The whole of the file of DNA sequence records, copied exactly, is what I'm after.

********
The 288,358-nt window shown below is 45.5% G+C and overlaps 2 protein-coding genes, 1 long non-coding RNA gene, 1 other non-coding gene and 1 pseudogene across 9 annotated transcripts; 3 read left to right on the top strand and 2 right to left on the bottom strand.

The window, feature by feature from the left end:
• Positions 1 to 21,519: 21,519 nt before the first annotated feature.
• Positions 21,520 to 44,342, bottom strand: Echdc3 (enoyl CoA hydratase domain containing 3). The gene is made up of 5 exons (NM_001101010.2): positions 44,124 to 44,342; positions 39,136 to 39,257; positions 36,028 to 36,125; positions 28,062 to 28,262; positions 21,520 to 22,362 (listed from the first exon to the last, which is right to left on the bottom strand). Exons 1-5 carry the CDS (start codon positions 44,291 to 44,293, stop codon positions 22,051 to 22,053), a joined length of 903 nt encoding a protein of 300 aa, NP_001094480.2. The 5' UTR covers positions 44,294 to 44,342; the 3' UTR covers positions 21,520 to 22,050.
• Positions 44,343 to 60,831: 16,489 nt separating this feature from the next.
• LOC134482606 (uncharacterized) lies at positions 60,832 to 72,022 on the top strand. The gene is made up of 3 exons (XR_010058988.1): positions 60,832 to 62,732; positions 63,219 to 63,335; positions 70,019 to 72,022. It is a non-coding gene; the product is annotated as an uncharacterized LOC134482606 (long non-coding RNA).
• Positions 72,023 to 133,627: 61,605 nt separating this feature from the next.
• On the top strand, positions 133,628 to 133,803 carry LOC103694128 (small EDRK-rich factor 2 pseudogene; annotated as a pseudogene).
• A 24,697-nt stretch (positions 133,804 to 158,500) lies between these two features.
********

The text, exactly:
The 288,358-nt window shown below is 45.5% G+C and overlaps 2 protein-coding genes, 1 long non-coding RNA gene, 1 other non-coding gene and 1 pseudogene across 9 annotated transcripts; 3 read left to right on the top strand and 2 right to left on the bottom strand.

The window, feature by feature from the left end:
• Positions 1 to 21,519: 21,519 nt before the first annotated feature.
• Positions 21,520 to 44,342, bottom strand: Echdc3 (enoyl CoA hydratase domain containing 3). The gene is made up of 5 exons (NM_001101010.2): positions 44,124 to 44,342; positions 39,136 to 39,257; positions 36,028 to 36,125; positions 28,062 to 28,262; positions 21,520 to 22,362 (listed from the first exon to the last, which is right to left on the bottom strand). Exons 1-5 carry the CDS (start codon positions 44,291 to 44,293, stop codon positions 22,051 to 22,053), a joined length of 903 nt encoding a protein of 300 aa, NP_001094480.2. The 5' UTR covers positions 44,294 to 44,342; the 3' UTR covers positions 21,520 to 22,050.
• Positions 44,343 to 60,831: 16,489 nt separating this feature from the next.
• LOC134482606 (uncharacterized) lies at positions 60,832 to 72,022 on the top strand. The gene is made up of 3 exons (XR_010058988.1): positions 60,832 to 62,732; positions 63,219 to 63,335; positions 70,019 to 72,022. It is a non-coding gene; the product is annotated as an uncharacterized LOC134482606 (long non-coding RNA).
• Positions 72,023 to 133,627: 61,605 nt separating this feature from the next.
• On the top strand, positions 133,628 to 133,803 carry LOC103694128 (small EDRK-rich factor 2 pseudogene; annotated as a pseudogene).
• A 24,697-nt stretch (positions 133,804 to 158,500) lies between these two features.